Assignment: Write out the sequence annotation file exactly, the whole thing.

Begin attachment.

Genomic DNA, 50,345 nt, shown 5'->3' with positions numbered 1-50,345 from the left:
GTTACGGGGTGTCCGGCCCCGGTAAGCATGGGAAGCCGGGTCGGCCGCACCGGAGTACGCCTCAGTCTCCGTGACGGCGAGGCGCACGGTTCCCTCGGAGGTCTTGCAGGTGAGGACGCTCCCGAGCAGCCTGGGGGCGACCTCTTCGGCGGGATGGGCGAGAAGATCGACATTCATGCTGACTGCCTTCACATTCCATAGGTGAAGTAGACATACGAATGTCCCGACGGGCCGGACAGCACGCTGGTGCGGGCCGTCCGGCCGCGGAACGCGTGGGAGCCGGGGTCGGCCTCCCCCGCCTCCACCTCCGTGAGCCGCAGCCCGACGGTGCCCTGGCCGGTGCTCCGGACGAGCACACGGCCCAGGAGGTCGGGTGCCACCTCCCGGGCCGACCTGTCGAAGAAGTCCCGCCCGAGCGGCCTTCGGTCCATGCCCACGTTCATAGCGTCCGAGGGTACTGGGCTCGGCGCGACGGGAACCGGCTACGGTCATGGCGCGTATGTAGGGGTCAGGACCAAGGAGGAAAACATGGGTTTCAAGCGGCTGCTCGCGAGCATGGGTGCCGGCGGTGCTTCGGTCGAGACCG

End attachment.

Genomic DNA, 50,345 nt, shown 5'->3' with positions numbered 1-50,345 from the left:
GTTACGGGGTGTCCGGCCCCGGTAAGCATGGGAAGCCGGGTCGGCCGCACCGGAGTACGCCTCAGTCTCCGTGACGGCGAGGCGCACGGTTCCCTCGGAGGTCTTGCAGGTGAGGACGCTCCCGAGCAGCCTGGGGGCGACCTCTTCGGCGGGATGGGCGAGAAGATCGACATTCATGCTGACTGCCTTCACATTCCATAGGTGAAGTAGACATACGAATGTCCCGACGGGCCGGACAGCACGCTGGTGCGGGCCGTCCGGCCGCGGAACGCGTGGGAGCCGGGGTCGGCCTCCCCCGCCTCCACCTCCGTGAGCCGCAGCCCGACGGTGCCCTGGCCGGTGCTCCGGACGAGCACACGGCCCAGGAGGTCGGGTGCCACCTCCCGGGCCGACCTGTCGAAGAAGTCCCGCCCGAGCGGCCTTCGGTCCATGCCCACGTTCATAGCGTCCGAGGGTACTGGGCTCGGCGCGACGGGAACCGGCTACGGTCATGGCGCGTATGTAGGGGTCAGGACCAAGGAGGAAAACATGGGTTTCAAGCGGCTGCTCGCGAGCATGGGTGCCGGCGGTGCTTCGGTCGAGACCG